Asian and Islamic crossings: Malay writing in nineteenth-century Sri Lanka

Ronit Ricci*

*Corresponding author for this work

Research output: Contribution to journalArticlepeer-review

6 Scopus citations


This essay explores how a small diasporic Muslim community in the colonial era-known today as the Sri Lankan Malays-maintained its culture through the preservation of language, the transmission of literary and religious texts, the cultivation of genres and of a script. Beginning in the late seventeenth century and throughout the eighteenth, the Dutch United East India Company (VOC) used the island of Ceylon as a site of banishment for those considered rebels in the regions under Company control in the Indonesian archipelago. Criminals from these territories were also sent to Ceylon, as were native troops who served in the Dutch army, and others employed in various capacities. After their takeover of the island in 1796, the British too brought to Ceylon colonial subjects from the archipelago and the Malay Peninsula, primarily to serve in their military. I examine issues of cultural encounter and religious developments through an analysis of a Malay manuscript written in Colombo in the early years of the nineteenth century. I emphasize the referencing of titles and names as well as the texts multilingual character. Through this discussion I question the notion of distinctly defined centres and margins as they pertain to the Sri Lankan Malays-situated physically and figuratively between the Malay and Arab worlds-and suggest that crossroads, connections and movement are more appropriate conceptual categories for considering their case.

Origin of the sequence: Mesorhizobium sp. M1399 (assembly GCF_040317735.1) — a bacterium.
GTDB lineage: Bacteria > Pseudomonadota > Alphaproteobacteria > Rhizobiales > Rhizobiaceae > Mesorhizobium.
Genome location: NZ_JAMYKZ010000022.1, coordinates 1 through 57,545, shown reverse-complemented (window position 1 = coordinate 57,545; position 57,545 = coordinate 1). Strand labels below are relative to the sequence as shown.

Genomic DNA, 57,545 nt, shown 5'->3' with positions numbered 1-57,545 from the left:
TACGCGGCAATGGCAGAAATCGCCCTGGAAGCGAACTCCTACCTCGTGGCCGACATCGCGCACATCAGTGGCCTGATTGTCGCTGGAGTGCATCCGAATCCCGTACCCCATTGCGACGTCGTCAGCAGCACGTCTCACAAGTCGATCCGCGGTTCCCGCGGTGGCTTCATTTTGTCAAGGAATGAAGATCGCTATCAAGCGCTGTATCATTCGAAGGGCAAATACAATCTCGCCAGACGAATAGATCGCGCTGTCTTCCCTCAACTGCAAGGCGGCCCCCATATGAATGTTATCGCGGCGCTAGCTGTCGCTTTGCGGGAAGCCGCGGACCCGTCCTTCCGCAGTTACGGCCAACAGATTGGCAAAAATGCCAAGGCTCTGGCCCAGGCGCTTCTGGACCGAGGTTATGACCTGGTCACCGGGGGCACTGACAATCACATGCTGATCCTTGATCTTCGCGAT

Original languageAmerican English
Pages (from-to)179-194
Number of pages16
JournalSouth Asian History and Culture
Issue number2
StatePublished - 3 Apr 2014
Externally publishedYes

Bibliographical note

Funding Information:
I wish to express my gratitude to B.D.K. Saldin for allowing me access to the Malay Compendium. I thank professor Tony H. Johns for his suggestions, and for patiently and generously discussing with me many of the Arabic and Malay texts I mention above. I thank Neilesh Bose and the two anonymous reviewers for their helpful and insightful comments on an earlier version of this article; the British Library’s Endangered Archives Program for funding the manuscript documentation project (EAP 450) on which this research is based; and the Australian Research Council for supporting the writing of this article through a Distinguished Early Career Research Award.


  • Dutch Southeast Asia
  • Malay and Arab Islam
  • MalayS.i Lankan Malays
  • manuscripts


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